Shortly before our wedding, my first husband said he felt he couldn’t be a Baptist. I said as long as we found a Christ-centered church where we could worship together, the name on the door wasn’t important. We found a lovely Episcopal church and went through confirmation classes. The Sunday of our first Communion, I tried hard to focus on the meaning of what I was doing, but I was more than a little intimidated by the unfamiliar ritual. I knelt and received the wafer, placing it on my tongue and whispering a prayer of thanksgiving as it dissolved. Then came the cup.
My husband delighted in telling how he could feel my rising tension. He attributed it to the fact that I was raised in the Deep South and the couple ahead of me was African-American. That wasn’t the problem. It was the cup. THE cup – one. I was used to having my own, tiny, sanitized, personal cup. I wasn’t used to sharing. We didn’t share at home, and we didn’t share at church. As a child I drank out of the jelly glass with the cartoon characters on it, and my brother drank from the mug formerly known as a peanut butter jar. Mom and Dad had more grown-up glasses, but they each had their own; nobody drank after anybody else. At family gatherings, chaos reigned, but nobody shared. There was a pen to personalize and protect each plastic glass. But here there was only ONE cup. I watched in dismay as the priest held the cup to the lips of each parishioner, then wiped the rim with a white linen cloth and turned the cup slightly so the next parishioner drank from a slightly different spot from the last – as if that was going to protect us from viruses and germs and other deadly microorganisms. But I remembered where I was and why, I sipped the wine, and I learned more about the community of Communion.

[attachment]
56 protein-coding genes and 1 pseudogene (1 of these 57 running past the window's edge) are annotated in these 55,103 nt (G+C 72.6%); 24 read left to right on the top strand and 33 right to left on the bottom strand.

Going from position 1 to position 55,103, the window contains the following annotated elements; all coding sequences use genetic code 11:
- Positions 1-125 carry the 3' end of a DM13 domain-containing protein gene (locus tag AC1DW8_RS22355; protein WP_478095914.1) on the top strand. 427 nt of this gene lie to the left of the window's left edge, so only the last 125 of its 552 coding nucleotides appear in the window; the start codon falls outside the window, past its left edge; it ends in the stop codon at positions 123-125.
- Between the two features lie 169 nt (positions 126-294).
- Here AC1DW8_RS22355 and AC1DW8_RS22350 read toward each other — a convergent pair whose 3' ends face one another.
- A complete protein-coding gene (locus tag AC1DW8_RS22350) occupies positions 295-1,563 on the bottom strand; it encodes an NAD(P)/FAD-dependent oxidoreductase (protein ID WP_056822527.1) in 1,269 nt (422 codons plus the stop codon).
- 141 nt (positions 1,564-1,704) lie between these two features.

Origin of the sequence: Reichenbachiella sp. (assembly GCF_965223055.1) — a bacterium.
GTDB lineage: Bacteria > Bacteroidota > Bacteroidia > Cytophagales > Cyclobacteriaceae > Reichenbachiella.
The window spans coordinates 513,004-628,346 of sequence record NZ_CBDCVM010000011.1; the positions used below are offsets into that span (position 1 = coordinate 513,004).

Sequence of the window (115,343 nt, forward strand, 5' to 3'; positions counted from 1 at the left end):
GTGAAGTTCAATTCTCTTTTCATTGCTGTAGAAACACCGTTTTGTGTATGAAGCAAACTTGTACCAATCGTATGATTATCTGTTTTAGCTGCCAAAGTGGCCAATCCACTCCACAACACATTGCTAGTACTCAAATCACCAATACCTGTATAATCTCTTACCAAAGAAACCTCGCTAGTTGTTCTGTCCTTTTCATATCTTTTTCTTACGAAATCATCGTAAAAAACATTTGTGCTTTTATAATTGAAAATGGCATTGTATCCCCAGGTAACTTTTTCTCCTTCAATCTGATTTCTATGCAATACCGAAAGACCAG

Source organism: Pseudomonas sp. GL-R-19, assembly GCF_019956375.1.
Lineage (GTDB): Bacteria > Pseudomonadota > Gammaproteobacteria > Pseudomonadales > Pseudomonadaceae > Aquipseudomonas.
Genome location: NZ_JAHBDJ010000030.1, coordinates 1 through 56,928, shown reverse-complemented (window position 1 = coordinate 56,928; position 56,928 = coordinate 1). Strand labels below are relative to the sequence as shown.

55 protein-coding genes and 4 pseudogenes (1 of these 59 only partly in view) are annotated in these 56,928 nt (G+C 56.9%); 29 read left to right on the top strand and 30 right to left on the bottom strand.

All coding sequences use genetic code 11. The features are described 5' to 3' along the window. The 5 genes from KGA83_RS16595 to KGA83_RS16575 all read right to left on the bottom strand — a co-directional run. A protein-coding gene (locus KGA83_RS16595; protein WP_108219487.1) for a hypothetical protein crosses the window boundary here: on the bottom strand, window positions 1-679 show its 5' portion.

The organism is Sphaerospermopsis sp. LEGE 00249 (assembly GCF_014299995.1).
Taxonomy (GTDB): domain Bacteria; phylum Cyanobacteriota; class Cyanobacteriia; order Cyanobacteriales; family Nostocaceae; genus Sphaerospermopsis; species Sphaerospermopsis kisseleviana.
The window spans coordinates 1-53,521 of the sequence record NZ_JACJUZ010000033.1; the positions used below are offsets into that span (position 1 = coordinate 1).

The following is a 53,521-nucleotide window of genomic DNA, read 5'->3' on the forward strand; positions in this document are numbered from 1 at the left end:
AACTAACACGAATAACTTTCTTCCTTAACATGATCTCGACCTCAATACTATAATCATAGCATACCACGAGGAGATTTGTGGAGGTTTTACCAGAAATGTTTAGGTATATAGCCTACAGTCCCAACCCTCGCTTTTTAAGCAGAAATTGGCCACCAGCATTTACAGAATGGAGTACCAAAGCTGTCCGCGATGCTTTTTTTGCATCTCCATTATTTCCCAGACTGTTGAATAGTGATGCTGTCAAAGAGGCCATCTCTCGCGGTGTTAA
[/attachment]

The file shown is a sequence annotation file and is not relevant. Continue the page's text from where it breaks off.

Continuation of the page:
In time my husband attended church less, and I returned to the Baptist church. Christian seemed to enjoy church, especially the music and going to the donut shop beforehand, so he went with me. But he had questions about Communion. Communion practices have relaxed a bit since I was growing up in the buckle of the Bible belt, but the preference is still to limit participation to professed believers. Inevitably, this led to why can’t I have some questions, and I tried to turn his questions into teaching moments. The results of those and other teaching moments came after a service that included Communion.
“Next time we have Communion, I’m going to take it,” Christian said.